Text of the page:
Sonia Kang: And something awesome started happening as a result of Dantley’s rock lifting .
Dantley Davis: A number of people throughout the country and in some cases, the world reached out to us wanting to be part of our team because of how outspoken we had been regarding diversity and inclusion.
Sonia Kang: They wanted to work without the insidious racism and the code switching.
Dantley Davis: The folks [00:23:30] on my team can be themselves when they’re in the office or in this case, virtual, they don’t have to have a projection of themselves. They show up as who they are and we embrace them.
Sonia Kang: Okay, I get it. Not everyone is in a position where they’re able to recruit and hire people. So if you’re not a manager or team leader, and you’re feeling that the sense of belonging in your company isn’t what you need it to be, this is what Dolly Chugh says [00:24:00] you can do.
Dolly Chugh: Build the community, that’s my message. Even if you’re the only black person or the only woman or one of a small group, there are other people going through what you’re going through in other organizations. And there are ways now, fairly easy ways to connect with them formally or informally.
Sonia Kang: And remember this kind of networking can become recruiting as recruiting undergoes a disruption these days.
Dantley Davis: If you’re an executive or senior manager, [00:24:30] I guarantee you, the entry-level black engineer on your team is out recruiting you.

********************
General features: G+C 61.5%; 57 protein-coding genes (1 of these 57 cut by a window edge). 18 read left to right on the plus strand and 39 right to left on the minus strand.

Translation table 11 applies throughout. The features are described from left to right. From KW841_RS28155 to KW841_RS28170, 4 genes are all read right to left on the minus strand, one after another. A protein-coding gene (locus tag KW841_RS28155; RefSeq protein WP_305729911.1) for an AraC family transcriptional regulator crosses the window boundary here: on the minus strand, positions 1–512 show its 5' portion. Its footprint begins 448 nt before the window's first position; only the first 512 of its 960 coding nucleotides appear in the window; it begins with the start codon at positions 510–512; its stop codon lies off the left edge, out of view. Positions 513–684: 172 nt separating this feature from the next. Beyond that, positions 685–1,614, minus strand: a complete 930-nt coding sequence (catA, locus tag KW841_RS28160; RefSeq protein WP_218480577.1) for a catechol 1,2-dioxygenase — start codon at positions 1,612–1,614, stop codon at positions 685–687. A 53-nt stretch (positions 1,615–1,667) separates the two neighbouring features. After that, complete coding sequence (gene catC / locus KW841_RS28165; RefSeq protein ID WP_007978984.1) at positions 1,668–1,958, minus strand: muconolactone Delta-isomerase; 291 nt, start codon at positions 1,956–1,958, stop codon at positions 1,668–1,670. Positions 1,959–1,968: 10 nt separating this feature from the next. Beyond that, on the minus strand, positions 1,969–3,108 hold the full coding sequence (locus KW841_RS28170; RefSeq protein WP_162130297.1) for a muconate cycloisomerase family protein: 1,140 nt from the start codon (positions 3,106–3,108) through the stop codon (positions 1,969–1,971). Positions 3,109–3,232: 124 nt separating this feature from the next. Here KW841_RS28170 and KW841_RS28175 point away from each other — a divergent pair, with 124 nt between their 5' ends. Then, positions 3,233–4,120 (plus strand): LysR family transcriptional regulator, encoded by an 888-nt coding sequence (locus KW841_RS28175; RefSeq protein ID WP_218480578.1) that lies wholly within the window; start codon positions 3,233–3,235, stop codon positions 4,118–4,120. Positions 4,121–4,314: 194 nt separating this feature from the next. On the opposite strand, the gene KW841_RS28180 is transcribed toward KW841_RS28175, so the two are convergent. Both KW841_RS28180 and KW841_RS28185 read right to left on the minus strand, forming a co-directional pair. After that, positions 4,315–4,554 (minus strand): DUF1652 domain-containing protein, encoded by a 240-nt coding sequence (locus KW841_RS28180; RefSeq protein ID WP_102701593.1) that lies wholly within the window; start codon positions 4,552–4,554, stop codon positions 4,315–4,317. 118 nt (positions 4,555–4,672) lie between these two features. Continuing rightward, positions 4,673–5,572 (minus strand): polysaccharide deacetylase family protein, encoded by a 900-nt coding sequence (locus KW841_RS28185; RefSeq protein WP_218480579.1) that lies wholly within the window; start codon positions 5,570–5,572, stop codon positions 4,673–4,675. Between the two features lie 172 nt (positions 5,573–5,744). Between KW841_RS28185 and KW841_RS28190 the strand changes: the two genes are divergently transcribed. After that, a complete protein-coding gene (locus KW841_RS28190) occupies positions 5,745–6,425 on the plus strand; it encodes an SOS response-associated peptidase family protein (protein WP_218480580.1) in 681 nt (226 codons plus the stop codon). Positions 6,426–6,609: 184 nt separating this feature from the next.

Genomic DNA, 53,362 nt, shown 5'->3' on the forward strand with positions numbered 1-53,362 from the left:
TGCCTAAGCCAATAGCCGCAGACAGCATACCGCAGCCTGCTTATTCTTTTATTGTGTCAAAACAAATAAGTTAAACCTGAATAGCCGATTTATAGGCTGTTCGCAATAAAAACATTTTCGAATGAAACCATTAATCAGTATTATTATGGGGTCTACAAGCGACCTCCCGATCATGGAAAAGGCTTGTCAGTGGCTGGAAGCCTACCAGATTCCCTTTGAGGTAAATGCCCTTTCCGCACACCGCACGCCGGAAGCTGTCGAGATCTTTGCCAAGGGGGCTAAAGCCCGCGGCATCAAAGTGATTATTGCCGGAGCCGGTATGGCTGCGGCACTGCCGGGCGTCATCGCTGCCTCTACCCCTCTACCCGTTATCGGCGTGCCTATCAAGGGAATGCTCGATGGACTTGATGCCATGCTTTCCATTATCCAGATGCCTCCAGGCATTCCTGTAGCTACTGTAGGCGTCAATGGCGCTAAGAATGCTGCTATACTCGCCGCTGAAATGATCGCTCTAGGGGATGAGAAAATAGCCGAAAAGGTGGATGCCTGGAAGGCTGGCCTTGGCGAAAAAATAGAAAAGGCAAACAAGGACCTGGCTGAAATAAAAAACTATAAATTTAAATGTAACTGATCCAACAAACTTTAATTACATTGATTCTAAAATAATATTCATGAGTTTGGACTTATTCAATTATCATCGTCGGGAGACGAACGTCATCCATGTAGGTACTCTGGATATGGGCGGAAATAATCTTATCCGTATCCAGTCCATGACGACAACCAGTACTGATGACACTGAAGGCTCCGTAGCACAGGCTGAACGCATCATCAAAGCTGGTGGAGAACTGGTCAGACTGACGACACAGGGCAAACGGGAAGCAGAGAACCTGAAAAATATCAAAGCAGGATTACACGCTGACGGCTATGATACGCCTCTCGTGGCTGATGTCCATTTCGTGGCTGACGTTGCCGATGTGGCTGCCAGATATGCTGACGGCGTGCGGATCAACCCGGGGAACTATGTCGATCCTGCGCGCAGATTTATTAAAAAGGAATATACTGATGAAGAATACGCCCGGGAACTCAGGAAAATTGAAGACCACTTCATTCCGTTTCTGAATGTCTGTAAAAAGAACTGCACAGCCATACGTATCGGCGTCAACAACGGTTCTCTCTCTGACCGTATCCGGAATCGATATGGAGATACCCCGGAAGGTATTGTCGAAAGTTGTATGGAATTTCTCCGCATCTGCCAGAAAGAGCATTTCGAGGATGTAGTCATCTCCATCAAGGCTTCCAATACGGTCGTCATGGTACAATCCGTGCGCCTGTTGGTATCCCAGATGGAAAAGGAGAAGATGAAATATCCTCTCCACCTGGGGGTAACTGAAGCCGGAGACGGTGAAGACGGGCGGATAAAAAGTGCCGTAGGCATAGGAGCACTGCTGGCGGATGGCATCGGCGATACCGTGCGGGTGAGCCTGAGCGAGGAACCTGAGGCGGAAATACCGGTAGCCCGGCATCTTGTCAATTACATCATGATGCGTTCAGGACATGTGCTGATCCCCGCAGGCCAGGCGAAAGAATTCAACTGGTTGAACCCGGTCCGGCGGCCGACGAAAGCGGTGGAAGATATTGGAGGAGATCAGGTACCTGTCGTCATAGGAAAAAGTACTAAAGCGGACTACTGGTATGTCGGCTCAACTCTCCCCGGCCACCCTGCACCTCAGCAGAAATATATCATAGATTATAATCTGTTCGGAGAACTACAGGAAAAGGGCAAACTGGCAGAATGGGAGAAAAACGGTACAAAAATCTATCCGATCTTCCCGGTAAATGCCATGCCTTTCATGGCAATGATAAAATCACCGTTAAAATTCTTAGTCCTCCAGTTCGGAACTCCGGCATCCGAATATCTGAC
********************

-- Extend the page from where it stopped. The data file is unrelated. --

Sonia Kang: Progressive companies are asking their employees at every level to participate in recruiting. And this is why diversity is so important. If everyone is involved in recruiting, you want to have people from as many different communities as possible. Someone on the inside will have a better idea of where to look and how to recruit.
Krystal Abotossaway: So my name is Krystal Abotossaway. I [00:25:00] am a proud indigenous woman. I’m from the Eagles clan. And my father is from Aundeck Omni Kaning First Nations. And my mother’s from Chippewas of Mnjikaning First Nations. I work for TD Bank in recruitment as a diversity sourcing specialist.
Sonia Kang: Some companies like TD Bank are building recruitment programs for specific communities. And there’s an interesting reason for that.
Krystal Abotossaway: I’m just a handful of people within my own community that’s actually worked at a [00:25:30] bank or understands what that job is like. It’s lack of awareness of understanding what that job is. For instance, I almost turned down my first banking job because I thought that I had to be really great at finance and I was taking accounting and not doing very well. And that I have to be very good at math. And that’s just the unconscious bias because we just don’t know. When they start to demystify some [00:26:00] of those unconscious biases, the indigenous community in particular go, “I never thought that I would be interested in a banking job, but now having spoken to you and heard your story, I love to give you my resume.”
Sonia Kang: Having someone from your community show you what’s possible has such a strong impact. Companies need to pay attention to this and do a better job of understanding how their recruitment, hiring and other processes might not be a good match for particular cultures, if they’re not informed by members [00:26:30] of those cultures to begin with.